Time again for Six Degrees, the only thing keeping this blog alive for the moment. Grateful thanks to Kate at booksaremyfavouriteandbest who does all the organising for this monthly feature. The background can be found here.
I have not read The Lottery (1948), the starter book this month. Had I been asked a few weeks ago I would have said with confidence that I’m unlikely to pick up anything by Shirley Jackson despite her work appearing regularly on my bookish radar. A sweeping and unfair dismissal I accept, but what I hear of her work has never appealed.
Continue reading “Six Degrees of Separation: from The Lottery to …”
Six degrees again and again I am late. I didn’t quite get the post written before we headed off on a road trip around the country, catching up with family. But better late than never. Thanks as usual to Kate at booksaremyfavouriteandbest who does all the organising for this monthly feature. The background can be found here.
We are beginning this month with Second Place (2021) by Rachel Cusk. It is one of thirteen titles on this year’s longlist for the Booker Prize. Unusually for me, I would happily read the majority of them this year but prior to the longlist announcement, I had read just one and that’s where I’m starting.
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(Thanks as usual to Kate, at booksaremyfavouriteand best, who does all the organising for this monthly feature. The background can be found here.)
We begin this month with Postcards from the Edge by Carrie Fisher. Variously described as a ‘cult classic’ and ‘a wickedly black-humour riff on the horrors of rehab and the hollows of Hollywood life…’, I don’t anticipate reading it in this lifetime despite it being a well-reviewed debut. And I’m not a Star Wars fan, so there’s no link lurking there. Instead, I’m going for a chain more suited to the season.
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Will July be the second consecutive month in which I have my chain listed and partly written and then the end of the month arrives before it gets any further? I hope not. I did manage an alternative post in June so it wasn’t an entirely barren month on the blogging front. And there’s plenty of July left. Let’s see what happens.
Thanks as usual to Kate, at booksaremyfavouriteand best, who does all the organising. The background can be found here. I’m always astonished that no matter how varied the chains and with the vast numbers of books to choose from, there is invariably at least one book from mine which appears in someone else’s. This month I share a title with Kate herself, albeit one that we arrived at by very different routes.
Continue reading “Six Degrees of Separation: from Eats, Shoots and Leaves to …”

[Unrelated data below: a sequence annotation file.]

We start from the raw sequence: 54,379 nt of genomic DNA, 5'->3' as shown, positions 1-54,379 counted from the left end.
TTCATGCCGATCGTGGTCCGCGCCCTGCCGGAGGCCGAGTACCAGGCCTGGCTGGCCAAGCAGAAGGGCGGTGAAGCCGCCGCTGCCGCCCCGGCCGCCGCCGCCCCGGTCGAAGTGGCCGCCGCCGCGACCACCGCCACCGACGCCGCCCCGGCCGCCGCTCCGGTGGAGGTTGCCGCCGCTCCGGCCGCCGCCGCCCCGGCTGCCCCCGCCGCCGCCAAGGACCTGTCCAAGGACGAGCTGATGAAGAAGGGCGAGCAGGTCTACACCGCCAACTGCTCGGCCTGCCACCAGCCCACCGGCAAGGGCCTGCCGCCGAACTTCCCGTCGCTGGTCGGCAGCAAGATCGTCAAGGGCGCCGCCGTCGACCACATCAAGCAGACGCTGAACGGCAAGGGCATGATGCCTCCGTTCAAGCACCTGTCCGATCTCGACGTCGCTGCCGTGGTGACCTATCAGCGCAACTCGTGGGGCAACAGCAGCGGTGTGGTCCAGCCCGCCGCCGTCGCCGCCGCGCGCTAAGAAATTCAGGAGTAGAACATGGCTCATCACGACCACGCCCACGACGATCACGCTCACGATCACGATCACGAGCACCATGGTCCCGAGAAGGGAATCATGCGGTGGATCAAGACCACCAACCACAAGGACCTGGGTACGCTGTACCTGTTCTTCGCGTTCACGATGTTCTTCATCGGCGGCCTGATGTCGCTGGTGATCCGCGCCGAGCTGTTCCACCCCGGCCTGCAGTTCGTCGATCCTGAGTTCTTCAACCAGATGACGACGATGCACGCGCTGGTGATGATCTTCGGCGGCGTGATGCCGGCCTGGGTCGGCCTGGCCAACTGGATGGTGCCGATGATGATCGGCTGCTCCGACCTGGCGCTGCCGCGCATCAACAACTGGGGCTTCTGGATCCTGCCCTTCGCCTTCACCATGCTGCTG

As I’ve been such a sporadic member of the blogging community this past year, it was by happy accident that I learned of the review-a-long organised by FictionFan and friends for The Silver Darlings by Neil Gunn. An even more fortunate accident from my perspective meant that Rose’s copy of the book was lost at sea for a while which delayed the original date for posting reviews and enabled me to have almost finished reading when the new date was announced. That date was Monday last, and here – better late than never – is my contribution.
Continue reading “The Silver Darlings by Neil Gunn (1941)”
Whilst I wait for opportunity and blogging muse to coincide I’m pleased that at least I’m keeping up with Six Degrees. Kate does all the organising for this and the background can be found here. Thanks, Kate!
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Six Degrees of Separation is organised by Kate and the background can be found here. Our starter book this month is Shuggie Bain, by Douglas Stuart.
Shuggie Bain won the 2020 Booker prize. I’m sure it was a worthy winner but the back cover quotes mean I won’t be reading it. “… as intense and excruciating to read as any novel I have ever held in my hand..” Not for me right now. Probably never would have been.
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Wanting to read at least one book for this year’s Dewithon, hosted by Paula on Book Jotter, I cast around for something that might work at this time when my normal reading patterns remain fragile. I settled on The Seasoning by Manon Steffan Ros. Blasu, to use its original title, was written in Welsh and published in 2013 when it won the fiction prize of the Wales Book of the Year awards. Ros’s English translation was published in 2015 as The Seasoning.
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It’s been a while. Six months, I see. I’m a bit rusty. Attempts to fill the space in between have amounted to naught so – having ended on a six degrees in September, with autumn beckoning and the dark difficult winter ahead – I’ll pick up as if I’ve never been away with another six degrees. I note in my September preamble that I gave warning of a darker chain than usual. A portent perhaps? But if so, I give notice now that this next chain is light and bright and filled with good things. Spring is calling, and on its back flies hope of easier times for everyone.
Continue reading “Six Degrees of Separation: from Phosphorescence to …”
Six Degrees has come around very quickly as always, with very little to see on A Corner of Cornwall between this chain and the previous one. Hopefully I’ll get some non-book related posts up this month! Meanwhile, Six Degrees of Separation is organised by Kate and the background can be found here. After a hesitant start I found my stride. The finished chain is darker than usual for me. A reflection of the changing seasons perhaps? Maybe I’m preparing for those dark autumnal reads…
Continue reading “Six Degrees of Separation: from Rodham to …”